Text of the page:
Mechanism of the Large Surface Deformation Caused by Rayleigh-Taylor Instability at Large Atwood Number


Studying the dynamical behaviors of the liquid spike formed by Rayleigh-Taylor instability is important to understand the mechanisms of liquid atomization process. In this paper, based on the information on the velocity and pressure fields obtained by the coupled-level-set and volume-of- fluid (CLSVOF) method, we describe how a freed spike can be formed from a liquid layer under falling at a large Atwood number. At the initial stage when the surface deformation is small, the amplitude of the surface deformation increases exponentially. Nonlinear effect becomes dominant when the amplitude of the surface deformation is comparable with the surface wavelength (~0.1λ). The maximum pressure point, which results from the impinging flow at the spike base, is essential to generate a liquid spike. The spike region above the maximum pressure point is dynamically free from the bulk liquid layer below that point. As the descending of the maximum pressure point, the liquid elements enter the freed region and elongate the liquid spike to a finger-like shape.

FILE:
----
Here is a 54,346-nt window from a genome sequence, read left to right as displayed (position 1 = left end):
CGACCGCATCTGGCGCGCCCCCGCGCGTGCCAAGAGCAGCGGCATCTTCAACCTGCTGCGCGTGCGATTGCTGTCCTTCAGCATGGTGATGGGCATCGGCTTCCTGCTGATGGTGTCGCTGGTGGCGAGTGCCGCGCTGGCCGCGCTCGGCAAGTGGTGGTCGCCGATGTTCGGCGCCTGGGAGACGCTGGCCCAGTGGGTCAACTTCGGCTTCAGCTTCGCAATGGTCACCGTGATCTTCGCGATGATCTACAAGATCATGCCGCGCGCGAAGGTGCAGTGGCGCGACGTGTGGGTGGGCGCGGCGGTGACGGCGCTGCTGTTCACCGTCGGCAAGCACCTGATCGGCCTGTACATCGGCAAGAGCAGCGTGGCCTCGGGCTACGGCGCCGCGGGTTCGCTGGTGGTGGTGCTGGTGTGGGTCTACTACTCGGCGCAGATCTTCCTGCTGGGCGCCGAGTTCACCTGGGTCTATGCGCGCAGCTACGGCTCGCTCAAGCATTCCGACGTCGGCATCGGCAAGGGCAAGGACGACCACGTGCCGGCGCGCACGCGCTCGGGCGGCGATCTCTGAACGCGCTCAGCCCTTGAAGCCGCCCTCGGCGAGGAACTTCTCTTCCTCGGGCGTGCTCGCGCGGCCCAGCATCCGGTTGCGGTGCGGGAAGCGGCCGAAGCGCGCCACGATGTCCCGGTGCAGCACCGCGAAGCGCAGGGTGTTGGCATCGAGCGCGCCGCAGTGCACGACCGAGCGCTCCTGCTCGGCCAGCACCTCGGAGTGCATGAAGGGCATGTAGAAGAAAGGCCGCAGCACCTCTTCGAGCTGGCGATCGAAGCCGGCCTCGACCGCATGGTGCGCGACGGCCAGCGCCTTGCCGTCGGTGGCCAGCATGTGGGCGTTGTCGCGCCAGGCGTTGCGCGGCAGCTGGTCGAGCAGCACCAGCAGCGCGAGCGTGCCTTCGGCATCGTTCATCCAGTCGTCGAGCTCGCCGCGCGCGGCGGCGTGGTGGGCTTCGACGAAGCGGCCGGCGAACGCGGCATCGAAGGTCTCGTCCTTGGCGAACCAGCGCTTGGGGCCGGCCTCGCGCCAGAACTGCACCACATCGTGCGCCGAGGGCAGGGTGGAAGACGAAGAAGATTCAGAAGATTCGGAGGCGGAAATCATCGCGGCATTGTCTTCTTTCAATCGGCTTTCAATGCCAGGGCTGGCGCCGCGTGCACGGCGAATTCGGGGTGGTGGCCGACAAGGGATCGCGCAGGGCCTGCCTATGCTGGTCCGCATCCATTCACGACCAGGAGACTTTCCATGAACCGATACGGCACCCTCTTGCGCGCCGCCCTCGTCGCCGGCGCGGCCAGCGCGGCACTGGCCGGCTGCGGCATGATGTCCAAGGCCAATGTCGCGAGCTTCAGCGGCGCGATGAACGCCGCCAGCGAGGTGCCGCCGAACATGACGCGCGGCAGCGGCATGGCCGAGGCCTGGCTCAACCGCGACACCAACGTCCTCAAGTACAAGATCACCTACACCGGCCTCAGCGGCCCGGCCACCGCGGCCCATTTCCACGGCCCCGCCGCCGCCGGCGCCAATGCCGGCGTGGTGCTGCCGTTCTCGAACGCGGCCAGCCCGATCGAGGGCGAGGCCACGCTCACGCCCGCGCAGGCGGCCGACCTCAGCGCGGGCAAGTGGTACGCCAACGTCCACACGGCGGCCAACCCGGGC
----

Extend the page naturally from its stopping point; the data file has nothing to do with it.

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Li, Y. and Umemura, A. (2014) Mechanism of the Large Surface Deformation Caused by Rayleigh-Taylor Instability at Large Atwood Number. Journal of Applied Mathematics and Physics, 2, 971-979. doi: 10.4236/jamp.2014.210110.

Conflicts of Interest

The authors declare no conflicts of interest.


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